The events of this past year have certainly amplified the importance of self care and community care for all. As a kids yoga teacher, one of your priorities has been family wellness. What does that look like for you at home, and where does yoga fit into it?
Family wellness has definitely been the core inspiration behind all that I do. It's a work in progress and often changes. I talk to my family about eating a balanced diet, hydration and exercise to maintain a healthy body, but we also talk about maintaining the spirit within our body. We talk about how breathing can change how you feel, and we practice different ways to do it. The conversation about wellness is continuous in our home. This helps because kids will call you out on just about anything! So when I slip into a funk and am not being mindful of what I am providing for nourishment, or if we haven't moved our bodies in an intentional way they say, "Hey Mom..." One thing that stays pretty consistent is our breath.
What inspires your relationship with yoga?
My relationship with yoga is inspired by the memory of how I felt before beginning a practice with meditation and the difference in how I felt once it became a lifestyle. I was at a breaking point, and not only did I benefit from my practice but my whole family did. My relationship with my husband improved. My interaction with my kids improved, and my perception of things completely changed. When I reflect on the trauma that has affected generations of Black people and the lack of access to heal, I am inspired to share my passion for yoga.
Part of your mission is expanding the face of wellness for Black kids and families. Tell us more about your vision and the @blackkidsdoyoga Instagram movement.
My vision of expanding the face of wellness for kids wellness started with our social media pages, helping others to acknowledge that representation is a problem and supporting the cause to change the media. It extends to providing resources and a community through our books and Black Kids Do Yoga Club. My goal is to flood various platforms with positive images of black children learning, understanding and being empowered by mental and physical wellness. I want those children to have available access to resources that support their practice. Finding books, videos and communities that mirror and embrace parts of your identity should not be a research project.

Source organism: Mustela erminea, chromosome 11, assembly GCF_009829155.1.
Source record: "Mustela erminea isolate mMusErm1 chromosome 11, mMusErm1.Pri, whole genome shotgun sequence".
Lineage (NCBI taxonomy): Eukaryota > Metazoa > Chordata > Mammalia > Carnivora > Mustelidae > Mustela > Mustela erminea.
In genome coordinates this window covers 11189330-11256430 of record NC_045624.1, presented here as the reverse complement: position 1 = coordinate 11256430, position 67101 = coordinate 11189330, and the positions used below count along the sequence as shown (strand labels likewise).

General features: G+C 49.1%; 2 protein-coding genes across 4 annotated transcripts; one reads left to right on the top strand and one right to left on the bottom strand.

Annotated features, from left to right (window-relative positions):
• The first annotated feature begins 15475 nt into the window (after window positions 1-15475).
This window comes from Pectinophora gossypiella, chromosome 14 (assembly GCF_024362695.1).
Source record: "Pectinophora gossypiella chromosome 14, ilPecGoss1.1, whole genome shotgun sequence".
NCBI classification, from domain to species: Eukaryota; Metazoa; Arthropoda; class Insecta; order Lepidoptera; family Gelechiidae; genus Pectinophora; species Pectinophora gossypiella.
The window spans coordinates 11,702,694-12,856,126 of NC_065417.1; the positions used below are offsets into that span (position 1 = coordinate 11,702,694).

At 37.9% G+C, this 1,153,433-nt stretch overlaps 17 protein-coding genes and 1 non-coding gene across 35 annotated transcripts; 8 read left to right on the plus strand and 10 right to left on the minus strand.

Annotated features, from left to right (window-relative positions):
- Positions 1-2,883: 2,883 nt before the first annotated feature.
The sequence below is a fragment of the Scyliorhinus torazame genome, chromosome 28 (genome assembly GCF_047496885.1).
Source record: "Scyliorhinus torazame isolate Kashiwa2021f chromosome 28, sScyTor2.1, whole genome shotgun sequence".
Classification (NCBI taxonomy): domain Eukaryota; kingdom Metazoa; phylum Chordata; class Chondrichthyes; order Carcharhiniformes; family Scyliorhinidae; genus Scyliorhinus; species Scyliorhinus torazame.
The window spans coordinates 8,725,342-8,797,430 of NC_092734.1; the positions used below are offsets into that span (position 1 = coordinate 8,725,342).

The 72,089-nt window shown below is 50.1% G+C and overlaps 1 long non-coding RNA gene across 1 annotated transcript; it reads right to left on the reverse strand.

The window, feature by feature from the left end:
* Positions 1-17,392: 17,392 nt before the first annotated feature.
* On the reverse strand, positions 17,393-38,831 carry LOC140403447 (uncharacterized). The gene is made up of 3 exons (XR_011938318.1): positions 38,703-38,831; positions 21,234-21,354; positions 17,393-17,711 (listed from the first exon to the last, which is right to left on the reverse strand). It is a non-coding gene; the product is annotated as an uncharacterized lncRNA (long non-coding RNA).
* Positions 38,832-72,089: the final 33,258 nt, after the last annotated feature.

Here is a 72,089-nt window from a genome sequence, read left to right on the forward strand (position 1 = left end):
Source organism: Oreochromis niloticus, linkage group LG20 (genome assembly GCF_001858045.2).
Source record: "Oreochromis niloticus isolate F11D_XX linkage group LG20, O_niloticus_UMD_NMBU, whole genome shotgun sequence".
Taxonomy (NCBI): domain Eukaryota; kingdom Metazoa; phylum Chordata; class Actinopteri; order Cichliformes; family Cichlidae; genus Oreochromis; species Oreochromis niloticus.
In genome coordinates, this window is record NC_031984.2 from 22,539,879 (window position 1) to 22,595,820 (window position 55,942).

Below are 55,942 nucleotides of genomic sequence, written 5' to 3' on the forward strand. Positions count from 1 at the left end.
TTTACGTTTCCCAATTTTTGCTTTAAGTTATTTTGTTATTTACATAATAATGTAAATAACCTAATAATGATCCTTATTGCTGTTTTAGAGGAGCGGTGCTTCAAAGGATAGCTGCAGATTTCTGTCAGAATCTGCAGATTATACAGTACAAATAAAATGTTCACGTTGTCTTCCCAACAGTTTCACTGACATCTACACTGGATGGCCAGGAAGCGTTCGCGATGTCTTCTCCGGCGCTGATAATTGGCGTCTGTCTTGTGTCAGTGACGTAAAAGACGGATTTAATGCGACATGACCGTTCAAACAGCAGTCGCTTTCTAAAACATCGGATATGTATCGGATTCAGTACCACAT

Your work has also led you to self-publish a picture book called Our Family’s Doing Yoga and start a YouTube channel to explore yoga as a family. What were some of your inspirations for this book and your YouTube channel? How do you hope kids (and their adults) will be impacted?
As a child I was blessed to have images of people who positively resembled my reflection presented to me in my home. Outside of my home it took more work to find. Books that showed positive images of the Black community weren't readily available. Images on television often portrayed us negatively, and even within our own community we faced internalized racism. When I envisioned motherhood one of my top priorities was to be a mother whose children felt seen and heard. When my children took interest in my yoga practice, I wanted them to know that this practice was for them. I wanted them to visibly see it in the books and videos we used as support but the options were slim. Writing Our Family's Doing Yoga was a way to share our story and empower my children to embrace their practice as theirs. As we began to influence others, I was often asked about YouTube videos that showed children of color. Once again our children were underrepresented in the industry on the platform, so we began creating videos to share. I am a mother and an educator. It is woven in my make up to nurture and nourish. That's what I hope my work is doing.